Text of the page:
Using Realtek NICs in pfSense

In the year 2021 there are a lot of things that you just take for granted. Remember when you used to have to use jumpers to set things on your computer? Or worrying about IRQ conflicts? Or whether you could get the the drivers you needed to work? These are all parts of the “bad old days” of computers that I don’t miss very much. These days if I plug things into my computer - any of them - I expect them to “just work.” And very often, surprisingly, this is the case. Especially common, well supported things like network cards. So it is notable when I encounter something where that isn’t the case. But first, let’s back up a little bit.

Creating a Safe Kids Network with pfSense, Unifi and NextDNS

Well, here we are five months later and COVID-19 is still a thing. And like many parents we are facing the need to continue our daughter’s education at home. Our local school district has stated that all learning will be conducted online for at least the first nine weeks. And even if they allow for students to return, we will probably opt to keep her at home for awhile longer until things are more stable. Now, our daughter is seven and will be turning eight in a couple months. So she’s at that age where she’s old enough to do some things independently. But, as most of us know, the Internet is not a safe place for a seven year old and we as parents need to exercise some level of control over the things they can access. And while the best solution is a set of eyes, we obviously can’t be everywhere at all times. So this is the solution I came up with.

Options Have Meanings, or, How I Made an rsync Seven Times Faster

Warning: Doing this is making a clear tradeoff between security and speed. Do not do this on the public Internet or across a network you do not trust. rsync is one of those tools that is in every computer user’s toolkit. It’s fantastic for moving large amounts of data around and for migrating data from one system to another. rsync also has a ton of options and, after awhile, you get to where muscle memory means you just type the same few options over and over again. With me, that was -avz, archive, verbose, compression. Recently, I was migrating several terabytes of data from a NAS to a computer. As is often the case, I fired up an rsync job and watched it. It maxed out at about 35 megabit. Across a gigabit switched internal network.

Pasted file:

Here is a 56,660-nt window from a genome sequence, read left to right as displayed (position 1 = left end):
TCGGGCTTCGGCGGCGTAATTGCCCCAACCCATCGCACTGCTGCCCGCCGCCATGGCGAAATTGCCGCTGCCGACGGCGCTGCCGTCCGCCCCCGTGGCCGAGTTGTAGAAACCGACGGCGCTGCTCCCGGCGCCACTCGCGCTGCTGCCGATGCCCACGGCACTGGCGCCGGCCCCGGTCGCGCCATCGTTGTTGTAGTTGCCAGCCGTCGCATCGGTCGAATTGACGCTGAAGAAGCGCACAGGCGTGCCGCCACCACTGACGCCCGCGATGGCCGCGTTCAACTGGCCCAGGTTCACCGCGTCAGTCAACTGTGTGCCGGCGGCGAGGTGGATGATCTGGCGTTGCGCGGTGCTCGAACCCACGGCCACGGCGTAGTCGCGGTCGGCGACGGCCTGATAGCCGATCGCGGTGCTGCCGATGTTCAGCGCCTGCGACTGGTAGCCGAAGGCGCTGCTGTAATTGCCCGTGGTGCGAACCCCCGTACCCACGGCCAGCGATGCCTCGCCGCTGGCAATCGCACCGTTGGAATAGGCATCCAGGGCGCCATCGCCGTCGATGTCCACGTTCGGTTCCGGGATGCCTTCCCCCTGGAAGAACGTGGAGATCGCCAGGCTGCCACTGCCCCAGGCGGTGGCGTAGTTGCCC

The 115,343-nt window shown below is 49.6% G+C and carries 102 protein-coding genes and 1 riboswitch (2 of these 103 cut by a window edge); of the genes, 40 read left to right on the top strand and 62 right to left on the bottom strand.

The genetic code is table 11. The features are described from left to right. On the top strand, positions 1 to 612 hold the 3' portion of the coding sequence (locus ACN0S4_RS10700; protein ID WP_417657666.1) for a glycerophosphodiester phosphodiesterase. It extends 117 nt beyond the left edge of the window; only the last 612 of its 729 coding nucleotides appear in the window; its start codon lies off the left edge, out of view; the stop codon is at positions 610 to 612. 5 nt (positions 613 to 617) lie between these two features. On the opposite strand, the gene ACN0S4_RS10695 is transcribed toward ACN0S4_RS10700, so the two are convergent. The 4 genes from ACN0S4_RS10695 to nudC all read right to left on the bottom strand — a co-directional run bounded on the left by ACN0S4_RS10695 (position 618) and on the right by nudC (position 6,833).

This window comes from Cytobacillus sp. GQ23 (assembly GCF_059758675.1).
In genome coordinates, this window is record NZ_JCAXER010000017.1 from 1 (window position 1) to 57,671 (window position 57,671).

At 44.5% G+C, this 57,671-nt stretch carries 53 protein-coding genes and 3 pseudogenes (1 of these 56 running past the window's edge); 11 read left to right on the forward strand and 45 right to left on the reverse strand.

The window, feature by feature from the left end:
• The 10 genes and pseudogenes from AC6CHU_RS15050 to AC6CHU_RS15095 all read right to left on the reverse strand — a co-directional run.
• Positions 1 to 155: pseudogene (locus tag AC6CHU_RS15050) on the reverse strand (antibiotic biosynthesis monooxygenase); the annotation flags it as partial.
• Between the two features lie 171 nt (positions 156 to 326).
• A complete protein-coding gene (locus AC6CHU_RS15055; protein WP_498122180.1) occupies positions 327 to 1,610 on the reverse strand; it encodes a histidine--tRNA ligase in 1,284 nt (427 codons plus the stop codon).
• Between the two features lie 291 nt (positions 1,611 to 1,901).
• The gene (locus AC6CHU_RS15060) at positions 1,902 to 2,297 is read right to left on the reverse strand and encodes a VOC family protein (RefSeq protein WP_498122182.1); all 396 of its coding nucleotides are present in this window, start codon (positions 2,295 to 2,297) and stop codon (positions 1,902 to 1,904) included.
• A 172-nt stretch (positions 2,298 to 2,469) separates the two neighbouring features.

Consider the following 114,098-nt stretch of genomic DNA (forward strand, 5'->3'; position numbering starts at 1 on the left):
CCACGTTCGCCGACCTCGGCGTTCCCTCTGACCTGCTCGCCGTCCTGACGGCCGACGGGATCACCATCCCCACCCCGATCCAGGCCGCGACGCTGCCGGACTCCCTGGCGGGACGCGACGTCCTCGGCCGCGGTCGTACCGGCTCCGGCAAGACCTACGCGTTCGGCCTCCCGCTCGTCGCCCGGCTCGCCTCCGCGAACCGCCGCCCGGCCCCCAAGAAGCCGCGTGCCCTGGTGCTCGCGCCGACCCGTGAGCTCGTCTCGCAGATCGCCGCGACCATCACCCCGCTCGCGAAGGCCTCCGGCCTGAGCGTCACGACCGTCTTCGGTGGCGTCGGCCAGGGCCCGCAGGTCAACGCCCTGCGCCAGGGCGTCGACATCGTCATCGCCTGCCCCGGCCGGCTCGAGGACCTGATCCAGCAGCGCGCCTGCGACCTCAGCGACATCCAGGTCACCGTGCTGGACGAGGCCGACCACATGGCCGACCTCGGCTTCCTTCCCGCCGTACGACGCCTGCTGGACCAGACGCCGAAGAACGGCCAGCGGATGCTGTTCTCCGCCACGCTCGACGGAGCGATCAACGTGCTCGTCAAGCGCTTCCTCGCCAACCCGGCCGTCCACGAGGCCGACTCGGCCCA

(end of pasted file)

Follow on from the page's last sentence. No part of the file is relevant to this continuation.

More collectd and pfSense Fun!

Extending my post from last year, here’s some additional data I’m grabbing from pfSense and stuffing into collectd via a script. I’m now grabbing: DHCP Leases CPU Temperature Thermal Zone Temperature SSD Drive Temperature UPS information (via NUT) Here’s the exec script:

Collecting Data From pfSense Using collectd

So I’ve recently been on a graphing thing, wanting to collect all kind of data from my home network. And collectd seems to be a good candidate for doing that. With a huge number of plugins, it can collect and send just about anything you can think of to a time series database (I’m using InfluxDB for this). But, there’s a significant hole in my data collection: my pfSense firewall. Well, not anymore!

Pretty URLs - Serving Plex from behind a proxy using mod_proxy and Apache

I’m obsessed with pretty URLs. I admit it. I love looking at a properly formatted URL that just looks nice. I’m slowly converting our internal media library over to Plex now that it is available on the new AppleTV. In doing that, I noticed that the Plex web interface serves, by default, serves from port 32400. So the URL ends up looking somthing like this: Twitch.

Scheduled Throttling with pfSense

Apple has launched a new Photos App for OS X, along with the ability to upload your entire library to iCloud. And with prices that are so cheap, there’s almost no reason not to. $3.99 a month is cheap insurance to know that every photo I’ve ever taken of my family won’t be wiped out in a tornado. But with this comes a problem - namely, how do you upload a 150 gigabytes of photos over a 5 megabit network connection? Well, you wait a really long time for it to upload. Which is fine, really, because I’m not in any particular hurry to finish. But, once I started the upload, I noticed that surfing the web became pretty much impossible because the upload to iCloud was saturating my upstream bandwidth.

Installing the Ubiquiti UniFi Controller Software on pfSense 2.2

Note: I am leaving this here for the reference and posterity, but for a variety of reasons, I no longer recommend doing this. It is a neat hack, but tends to be a bit of a pain to live with as you end up having to troubleshoot or reinstall it every time you update pfSense or Unifi. When you can install it on a Raspberry Pi for less than $50, there’s really no need to do this. I personally have switched to running this on a stock Ubuntu system that runs a few other network services in my house. This is a short tutorial on how to install the Ubiquiti Networks’ UniFi Enterprise Wifi controller software on pfSense 2.2. These directions are derived from these directions for 2.1-RC, but have been updated to work on 2.2. Note that this is a somewhat advanced tutorial. If you are not comfortable working in a Unix command line or editing system files, this is probably not the best thing you could do. But I’m putting it out here in case it will help others.

Switching to pfSense

So after several years of successfully using DD-WRT, I finally decided to move to pfSense. There are a multitude of reasons for this move, but I’ll try to enumerate some of them.